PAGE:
Directory Layout

This is the list of newly created or affected files:


Let's start by writing some documentation for our new image. The documentation should include a description of the image and a list of supported metadata along with their description. Something like this: docs/contrib/gitlab-ce.rst.


The main playbook is located in the ansible directory, and the file should be prefixed with the word "build". Our playbook will be called build-contrib-gitlab-ce.yml. Every playbook for creating images is divided into four parts also called plays:

Play #1: Initial checkup

Although, this play is not required it is recommended to keep it here. There are tasks that will do some basic checks i.e. check whether the build web server is reachable and whether the build_base_dir is configured correctly.

- name: Check builder host
  hosts: builder
    - include: tasks/build/check.yml
      when: skip_check is not defined or not skip_check

Play #2: Create a build VM

This play will create a VM on buildnode and register it in the running Ansible playbook under a specific name (the hostname parameter). The pre_tasks section includes tasks that will make sure that a base image is installed on the buildnode and remove an old VM, which may still exist on the buildnode from a previously failed build.

- name: Create virtual machine
  hosts: buildnode
    - vars/build/vm/contrib-gitlab-ce.yml
    - include: tasks/build/cleanup.yml
    - include: tasks/build/prepare-base-image.yml
    - smartos-vm
    - include: tasks/build/centos/register-host.yml

The VM parameters should be configured in the ansible/vars/build/vm/contrib-gitlab-ce.yml file. These parameters start with the zone_ prefix and are used by the smartos-vm role. You will get the idea by looking at other VM vars files in the ansible/vars/build/vm folder.

Play #3: Install and configure the image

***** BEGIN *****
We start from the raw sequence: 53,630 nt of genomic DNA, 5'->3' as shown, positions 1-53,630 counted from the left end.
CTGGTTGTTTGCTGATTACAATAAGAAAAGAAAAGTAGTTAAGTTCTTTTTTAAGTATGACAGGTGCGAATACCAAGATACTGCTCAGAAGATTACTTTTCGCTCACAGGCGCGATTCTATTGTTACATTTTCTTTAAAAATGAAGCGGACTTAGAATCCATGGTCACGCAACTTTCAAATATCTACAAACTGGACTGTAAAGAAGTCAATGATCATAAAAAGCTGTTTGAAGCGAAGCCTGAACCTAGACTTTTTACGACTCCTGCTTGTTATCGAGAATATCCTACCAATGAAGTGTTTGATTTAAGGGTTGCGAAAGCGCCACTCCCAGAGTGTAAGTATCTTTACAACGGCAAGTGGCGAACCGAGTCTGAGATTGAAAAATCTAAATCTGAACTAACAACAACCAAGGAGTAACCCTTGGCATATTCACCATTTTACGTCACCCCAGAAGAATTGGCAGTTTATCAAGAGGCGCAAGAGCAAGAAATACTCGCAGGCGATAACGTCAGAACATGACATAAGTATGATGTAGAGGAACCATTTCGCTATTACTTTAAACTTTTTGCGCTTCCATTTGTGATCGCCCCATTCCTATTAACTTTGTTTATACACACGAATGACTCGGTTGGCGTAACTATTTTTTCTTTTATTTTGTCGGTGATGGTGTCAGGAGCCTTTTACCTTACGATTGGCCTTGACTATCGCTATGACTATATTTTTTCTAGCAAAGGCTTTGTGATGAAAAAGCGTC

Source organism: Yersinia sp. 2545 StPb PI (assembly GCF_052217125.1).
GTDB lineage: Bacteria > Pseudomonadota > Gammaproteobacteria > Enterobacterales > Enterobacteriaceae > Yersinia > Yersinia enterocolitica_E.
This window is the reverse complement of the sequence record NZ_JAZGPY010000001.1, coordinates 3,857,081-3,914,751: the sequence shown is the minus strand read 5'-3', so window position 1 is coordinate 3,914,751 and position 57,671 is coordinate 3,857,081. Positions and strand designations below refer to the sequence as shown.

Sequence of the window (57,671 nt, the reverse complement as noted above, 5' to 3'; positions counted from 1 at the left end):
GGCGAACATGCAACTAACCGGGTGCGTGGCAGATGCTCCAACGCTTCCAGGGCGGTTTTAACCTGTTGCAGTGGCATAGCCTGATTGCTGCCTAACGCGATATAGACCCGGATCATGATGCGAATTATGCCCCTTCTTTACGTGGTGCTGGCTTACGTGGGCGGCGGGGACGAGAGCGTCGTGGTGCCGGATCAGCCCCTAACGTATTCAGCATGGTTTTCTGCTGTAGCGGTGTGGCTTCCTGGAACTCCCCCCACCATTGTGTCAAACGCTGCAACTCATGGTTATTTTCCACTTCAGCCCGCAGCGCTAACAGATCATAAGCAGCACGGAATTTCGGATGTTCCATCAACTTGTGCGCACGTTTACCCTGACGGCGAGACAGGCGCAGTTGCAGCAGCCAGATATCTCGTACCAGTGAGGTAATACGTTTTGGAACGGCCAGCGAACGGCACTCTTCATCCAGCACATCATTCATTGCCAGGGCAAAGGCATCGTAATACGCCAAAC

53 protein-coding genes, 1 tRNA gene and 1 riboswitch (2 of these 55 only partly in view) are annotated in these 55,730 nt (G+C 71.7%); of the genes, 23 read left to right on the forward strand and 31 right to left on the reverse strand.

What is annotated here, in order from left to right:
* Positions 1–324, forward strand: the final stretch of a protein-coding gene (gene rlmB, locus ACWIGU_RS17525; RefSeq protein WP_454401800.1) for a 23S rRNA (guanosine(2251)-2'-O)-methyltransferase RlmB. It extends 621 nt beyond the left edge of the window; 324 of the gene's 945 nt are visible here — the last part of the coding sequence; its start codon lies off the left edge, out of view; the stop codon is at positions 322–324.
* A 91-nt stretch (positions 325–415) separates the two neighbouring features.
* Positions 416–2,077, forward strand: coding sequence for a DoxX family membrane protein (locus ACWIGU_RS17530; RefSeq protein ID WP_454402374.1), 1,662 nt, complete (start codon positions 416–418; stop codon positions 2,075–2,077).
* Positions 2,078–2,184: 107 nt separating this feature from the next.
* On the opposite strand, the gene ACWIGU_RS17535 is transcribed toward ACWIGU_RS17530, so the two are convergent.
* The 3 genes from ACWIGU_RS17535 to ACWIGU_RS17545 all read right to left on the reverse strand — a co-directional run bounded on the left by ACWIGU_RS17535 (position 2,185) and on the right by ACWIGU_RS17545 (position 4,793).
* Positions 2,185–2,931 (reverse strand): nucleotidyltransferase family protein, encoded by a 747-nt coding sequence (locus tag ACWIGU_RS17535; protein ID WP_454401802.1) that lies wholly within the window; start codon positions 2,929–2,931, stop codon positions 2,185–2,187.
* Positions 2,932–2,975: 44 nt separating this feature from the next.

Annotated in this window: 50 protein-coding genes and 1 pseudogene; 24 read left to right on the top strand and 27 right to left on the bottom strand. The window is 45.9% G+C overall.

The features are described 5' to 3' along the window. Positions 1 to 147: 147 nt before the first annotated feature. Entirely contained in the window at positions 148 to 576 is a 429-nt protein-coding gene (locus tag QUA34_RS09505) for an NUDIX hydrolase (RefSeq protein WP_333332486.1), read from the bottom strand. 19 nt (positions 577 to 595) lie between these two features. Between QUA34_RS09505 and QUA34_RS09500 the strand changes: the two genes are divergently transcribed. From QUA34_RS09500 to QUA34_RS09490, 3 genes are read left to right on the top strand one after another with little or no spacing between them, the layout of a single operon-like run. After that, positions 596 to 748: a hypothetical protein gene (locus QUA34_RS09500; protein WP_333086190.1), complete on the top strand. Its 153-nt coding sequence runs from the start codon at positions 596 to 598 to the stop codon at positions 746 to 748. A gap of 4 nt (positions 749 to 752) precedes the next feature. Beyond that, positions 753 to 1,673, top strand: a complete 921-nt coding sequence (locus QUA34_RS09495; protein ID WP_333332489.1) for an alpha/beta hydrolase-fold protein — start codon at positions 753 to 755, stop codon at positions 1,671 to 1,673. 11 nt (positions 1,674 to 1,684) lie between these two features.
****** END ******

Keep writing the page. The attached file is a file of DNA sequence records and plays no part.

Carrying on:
This is the main play that runs tasks in the VM created in the 2nd play. You should include all modifications and configuration stuff into this play. The last role here should be vm-image. This role runs a script inside the VM, which will clean up the VM and prepare it for a snapshot that will be used for creating the final image.

- name: Install and configure appliance
  hosts: contrib-gitlab-ce
  gather_facts: true
    - vars/build/os/contrib-gitlab-ce.yml
    - esdc-common
    - selinux
    - zabbix-agent
    - cloud-init
    - rc-scripts
    - iptables
    - mdata-client
    - qemu-guest-agent
    - contrib-gitlab-ce
    - passwords
    - vm-image

If a role requires some variables to be set, then these should go into the ansible/vars/build/os/contrib-gitlab-ce.yml file. For example, we will add a gitlab_ce_version and gitlab_ce_checksum variables here; these variables will be used by our new role - contrib-gitlab-ce.

The role contrib-gitlab-ce is based on the official GitLab CE install instructions and does the following:

  • installs all required packages;
  • downloads and installs GitLab CE;
  • installs an script.

You can see the details in the ansible/roles/contrib-gitlab-ce/tasks/main.yml task file, but let's examine the script installed by the last task. The script will be installed into /var/lib/rc-scripts and run by the systemd rc-scripts.service during every VM boot. The script reads the VM metadata and uses them to configure the VM and services accordingly. During the initial VM boot, the script will perform the following operations:

  • update /root/.ssh/authorized_keys according to the root_authorized_keys metadata;
  • generate a self-signed SSL certificate;
  • update zabbix_agentd.conf according to the org.erigones:zabbix_ip metadata;
  • configure GitLab based on the gitlab:external_url metadata.

The last operation - GitLab configuration - will be performed during every VM boot. The is a simple script and configures just a few things. There are many other configuration options that can be included in such scripts to automate the deployment of new VMs. This also means that the power and usability of a VM image is related to scripts like this.

Play #4: Create and save the image

This final play creates image and metadata files on buildnode and copies them to the builder host. The image name and other metadata are configured in the already mentioned ansible/vars/build/vm/contrib-gitlab-ce.yml file (image_name, image_desc, image_homepage and builder_dir variables).

- name: Create and save image
  hosts: buildnode
    - vars/build/vm/contrib-gitlab-ce.yml
    - vars/build/os/contrib-gitlab-ce.yml
    image_tags: {internal: false, resize: true, deploy: false}
    - include: tasks/build/centos/create-image.yml


In order to use the convenient Makefile, the contrib-gitlab-ce target must be added to the BUILD_TARGETS list at the begging of the file. That's all. Let's run it:

[user@builder ~/esdc-factory]$ make contrib-gitlab-ce

You can set the VERBOSE environment variable to make Ansible more verbose. This may come handy if you need to debug your tasks.

You can’t perform that action at this time.
You signed in with another tab or window. Reload to refresh your session. You signed out in another tab or window. Reload to refresh your session.
Press h to open a hovercard with more details.